When it comes to payroll compliance as it relates to employees, organizations should prioritize two things: security and accessibility. The HR tech a company uses should make it easy for employees to view and manage every component that affects their pay, including taxes, garnishments and other deductions.

    At the same time, workforce software should be secure as vetted by a legitimate agency. For example, the best providers should be ISO- and SOC-certified, while also maintaining clear and effective policies around:

    • risk mitigation
    • infrastructure and access control
    • data, product, endpoint, application, network and corporate security

    Direct-deposit allocations

    Direct deposit is one of the most common and convenient methods for employees to receive their pay. This process deposits a worker’s earnings into one or more valid bank accounts.

    To help ensure compliance, businesses should invest in payroll software that simplifies this process by allowing employees to easily manage and modify their direct-deposit info. Likewise, this tech should constantly be capable of paying employees on time and accurately.

    What are the risks of noncompliant payroll?

    If detrimentally harming an employee’s financial livelihood wasn’t enough, businesses can also endure numerous legal consequences for noncompliant payroll.


    Employers who neglect their payroll tax obligations or other requirements can wind up on the hook for costly government-administered fines. Consider this: Businesses that are over 15 days late to deposit their IRS payroll taxes may receive a penalty worth 10% of the delinquent taxes.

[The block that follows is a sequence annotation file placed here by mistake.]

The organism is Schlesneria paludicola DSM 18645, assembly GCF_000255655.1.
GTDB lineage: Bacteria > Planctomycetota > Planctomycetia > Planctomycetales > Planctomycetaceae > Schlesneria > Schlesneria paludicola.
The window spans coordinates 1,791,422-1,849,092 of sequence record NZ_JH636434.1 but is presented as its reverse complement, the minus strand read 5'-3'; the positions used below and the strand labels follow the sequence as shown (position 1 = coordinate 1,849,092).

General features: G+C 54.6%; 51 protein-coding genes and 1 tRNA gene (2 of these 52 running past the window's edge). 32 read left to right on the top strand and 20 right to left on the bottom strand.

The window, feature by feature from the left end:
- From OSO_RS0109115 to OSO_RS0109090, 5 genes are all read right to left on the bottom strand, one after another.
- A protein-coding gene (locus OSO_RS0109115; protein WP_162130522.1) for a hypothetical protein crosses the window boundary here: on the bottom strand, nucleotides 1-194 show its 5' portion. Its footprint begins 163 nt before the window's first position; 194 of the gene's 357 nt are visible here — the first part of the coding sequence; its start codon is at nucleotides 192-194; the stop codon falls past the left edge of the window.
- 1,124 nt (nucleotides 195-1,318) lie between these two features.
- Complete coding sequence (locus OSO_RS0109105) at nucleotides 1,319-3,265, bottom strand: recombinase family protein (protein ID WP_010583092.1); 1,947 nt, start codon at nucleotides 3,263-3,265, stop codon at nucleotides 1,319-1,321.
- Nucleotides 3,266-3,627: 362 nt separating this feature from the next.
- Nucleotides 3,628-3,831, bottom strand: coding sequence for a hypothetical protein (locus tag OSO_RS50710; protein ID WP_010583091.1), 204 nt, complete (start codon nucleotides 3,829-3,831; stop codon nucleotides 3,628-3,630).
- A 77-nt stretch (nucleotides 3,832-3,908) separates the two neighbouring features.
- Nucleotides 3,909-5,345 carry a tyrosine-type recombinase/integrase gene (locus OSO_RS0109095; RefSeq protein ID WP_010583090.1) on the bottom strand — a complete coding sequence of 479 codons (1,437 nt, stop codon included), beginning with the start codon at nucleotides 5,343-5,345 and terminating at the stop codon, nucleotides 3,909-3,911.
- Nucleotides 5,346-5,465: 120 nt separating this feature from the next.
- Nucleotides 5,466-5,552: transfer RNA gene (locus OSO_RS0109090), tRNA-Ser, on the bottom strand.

Litigation risks

    Payroll noncompliance can create an opportunity for costly lawsuits and their subsequent settlements or judgements. For example, Alabama steelworkers were awarded $13.2 million dollars in 2022 for a legacy of unpaid overtime.

    Payroll compliance: FAQ

    Do payroll compliance laws apply to businesses regardless of size?

    Most businesses are covered by some law related to payroll compliance. But what applies to them may differ based on their exemption status and company size. For instance, the ACA only applies to organizations that employ 50 or more full-time employees (including the full-time equivalent employees based on the hours they work).

    Do all states have unemployment insurance requirements?

    Yes, and each one maintains a separate unemployment insurance program. However, not every state requires employers to pay SUTA taxes. Alaska, New Jersey and Pennsylvania administer taxes to employees, too.

    What is the risk of miscategorizing an employee as an independent contractor?

    Misclassifying an employee as an independent contractor — and thus paying them incorrectly — can result in significant fines and penalties. Read our blog post to learn how a new Department of Labor definition broadens the legal meaning of an employee, impacting the status for millions of people.

    How can Paycom help my organization remain compliant?

    With our self-building payroll tech and comprehensive government and compliance tools, Paycom simplifies your organization’s compliance challenges — all in a single software.

    Beti®, our employee payroll experience, self-starts each pay period, pulling live data on:

    • employees’ hours worked
    • approved expenses
    • compensation changes
    • relevant deductions and taxes
    • and more

    In turn, this makes it easier for HR to bolster compliance and focus on value-adding initiatives. Plus, our Government and Compliance tool monitors legislation that could affect your business to:

    • mitigate exposure to noncompliance
    • respond to audits with robust reporting
    • gain compliance piece of mind

    Explore Paycom’s resources to learn more about payroll, compliance and other important HR topics.

    DISCLAIMER: The information provided herein does not constitute the provision of legal advice, tax advice, accounting services or professional consulting of any kind. The information provided herein should not be used as a substitute for consultation with professional legal, tax, accounting or other professional advisers. Before making any decision or taking any action, you should consult a professional adviser who has been provided with all pertinent facts relevant to your particular situation and for your particular state(s) of operation.